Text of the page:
Net zero is the right goal, observed Keynote Speaker Stephen Selkowitz of Lawrence Berkeley National Laboratory’s Building Technology Department, and verifiable operating numbers for buildings’ energy use are essential. “We know conceptually what we need to do, basically,” he said, but the real challenge is scaling up efficiency gains from the single-building scale to the societal level, combining the deep but narrow savings seen in a few hundred net-zero buildings nationwide. Improvements in the 10-20% range are possible with checklist approaches; reaching goals of 60-80% requires a detailed knowledge of sites and climates, building-information-management tools, specific metrics, and a willingness by architects to enter other elements of buildings’ life cycle: construction, commissioning, occupancy, operations, and renovation/decommissioning. Selkowitz cited sharp gains in refrigerator efficiency after the mid-1970s oil shock as evidence that policy changes and standards can drive measurable change. What we did with fridges (even while making them larger) we now need to do with buildings, and with the complex relationships modeled by instruments like the forthcoming Simergy open-platform interface for EnergyPlus.
Case studies and organizational perspectives presented on the local, national, and international panels evinced progress on multiple fronts, from one-off innovations to an inside look at Con Edison’s “peak shaving” and demand-forecasting strategies by Energy-efficiency Director Rebecca Craft. SOM’s Mustafa Abadan, FAIA, offered a range of design models from nature and nonindustrial cultures as inspiration for the Burj Khalifa, Seoul’s DMC Landmark Tower, and other advanced skyscrapers. Among the KPF works presented by Tiffany Broyles, LEED AP, the Centra at Metropark in Iselin, NJ, stood out as a radical retrofit that turned an unloved suburban commercial building to a bold icon, notable for its asymmetric trusses and daylight-harvesting excavation — a visible argument that performance and design can coexist. Arup’s Mahadev Raman put the hazards of trend prediction into historical perspective while conjecturing that the future will call for expanded uses of the ground, intelligent transportation, “smart skins,” and better use of the developing world’s “low-tech but high-performance” local knowledge.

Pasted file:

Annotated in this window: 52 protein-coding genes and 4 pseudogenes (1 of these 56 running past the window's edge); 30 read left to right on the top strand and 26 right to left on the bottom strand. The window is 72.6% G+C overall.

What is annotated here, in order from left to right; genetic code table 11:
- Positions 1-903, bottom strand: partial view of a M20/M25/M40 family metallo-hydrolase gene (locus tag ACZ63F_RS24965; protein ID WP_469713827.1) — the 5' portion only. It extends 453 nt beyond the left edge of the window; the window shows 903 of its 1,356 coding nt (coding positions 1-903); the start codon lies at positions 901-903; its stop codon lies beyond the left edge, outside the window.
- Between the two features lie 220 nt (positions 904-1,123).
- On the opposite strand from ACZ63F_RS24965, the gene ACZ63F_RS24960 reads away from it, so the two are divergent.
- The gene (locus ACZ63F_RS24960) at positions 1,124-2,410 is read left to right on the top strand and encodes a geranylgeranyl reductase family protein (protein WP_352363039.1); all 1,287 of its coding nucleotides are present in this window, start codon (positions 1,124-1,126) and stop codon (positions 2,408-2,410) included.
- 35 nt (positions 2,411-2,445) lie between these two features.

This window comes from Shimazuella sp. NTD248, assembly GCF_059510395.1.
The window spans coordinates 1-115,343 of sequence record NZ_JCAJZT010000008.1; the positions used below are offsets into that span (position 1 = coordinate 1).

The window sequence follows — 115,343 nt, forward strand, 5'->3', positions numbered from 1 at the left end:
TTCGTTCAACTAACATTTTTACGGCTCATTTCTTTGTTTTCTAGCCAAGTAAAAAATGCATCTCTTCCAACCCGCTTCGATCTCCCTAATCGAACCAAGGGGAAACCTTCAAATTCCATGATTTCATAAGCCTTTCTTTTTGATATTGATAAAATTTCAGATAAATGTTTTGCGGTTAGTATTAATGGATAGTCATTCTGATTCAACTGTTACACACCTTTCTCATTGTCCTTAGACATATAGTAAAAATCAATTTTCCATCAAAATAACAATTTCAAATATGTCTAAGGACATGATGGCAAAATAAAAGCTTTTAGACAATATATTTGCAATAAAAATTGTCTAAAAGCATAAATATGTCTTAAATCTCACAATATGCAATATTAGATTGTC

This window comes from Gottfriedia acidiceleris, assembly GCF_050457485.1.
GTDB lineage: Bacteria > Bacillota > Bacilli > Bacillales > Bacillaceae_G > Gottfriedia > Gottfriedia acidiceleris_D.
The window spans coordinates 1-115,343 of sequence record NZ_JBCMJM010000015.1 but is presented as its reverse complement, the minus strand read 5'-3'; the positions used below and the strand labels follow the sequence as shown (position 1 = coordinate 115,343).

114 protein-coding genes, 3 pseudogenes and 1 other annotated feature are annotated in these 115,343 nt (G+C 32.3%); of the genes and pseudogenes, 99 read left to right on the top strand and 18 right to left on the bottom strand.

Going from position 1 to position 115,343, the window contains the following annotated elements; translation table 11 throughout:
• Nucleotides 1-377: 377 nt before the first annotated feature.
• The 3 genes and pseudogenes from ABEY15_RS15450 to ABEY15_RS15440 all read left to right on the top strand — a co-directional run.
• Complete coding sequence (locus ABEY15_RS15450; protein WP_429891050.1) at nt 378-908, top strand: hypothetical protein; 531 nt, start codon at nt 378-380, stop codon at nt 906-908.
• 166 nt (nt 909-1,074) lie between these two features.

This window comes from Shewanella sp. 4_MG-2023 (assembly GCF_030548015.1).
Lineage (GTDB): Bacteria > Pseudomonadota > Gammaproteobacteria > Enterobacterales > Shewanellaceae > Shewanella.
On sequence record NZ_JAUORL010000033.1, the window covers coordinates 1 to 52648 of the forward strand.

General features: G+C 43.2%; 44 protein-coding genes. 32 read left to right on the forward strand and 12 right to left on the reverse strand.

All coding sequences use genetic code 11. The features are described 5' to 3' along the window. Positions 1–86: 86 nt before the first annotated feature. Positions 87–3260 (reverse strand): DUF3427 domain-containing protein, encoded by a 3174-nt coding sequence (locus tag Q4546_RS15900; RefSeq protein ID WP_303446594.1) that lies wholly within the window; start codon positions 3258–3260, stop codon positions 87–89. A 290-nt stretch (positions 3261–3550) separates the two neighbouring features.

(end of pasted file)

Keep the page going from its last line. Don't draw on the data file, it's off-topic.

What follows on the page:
Colin Cathcart, AIA, spotlighted Kiss + Cathcart’s projects from the Coney Island train station’s photovoltaic roof to a Lower East Side multi-family residence providing ample onsite parking — for bikes. NYC residents have one-third the per capita carbon footprint found in the rest of the nation, he noted, but on the broader 12,000-square-mile metropolitan level, we’re “no better than anybody else in the country, and internationally we stink.” Still, even if our environmental self-regard isn’t always justifiable, the city’s wealth, density, and forms of cognitive/cultural capital make it a pivotal test bed for the urbanist adjustments the future requires: “Our first, last, best hope to turn this planet around is right here in NYC.”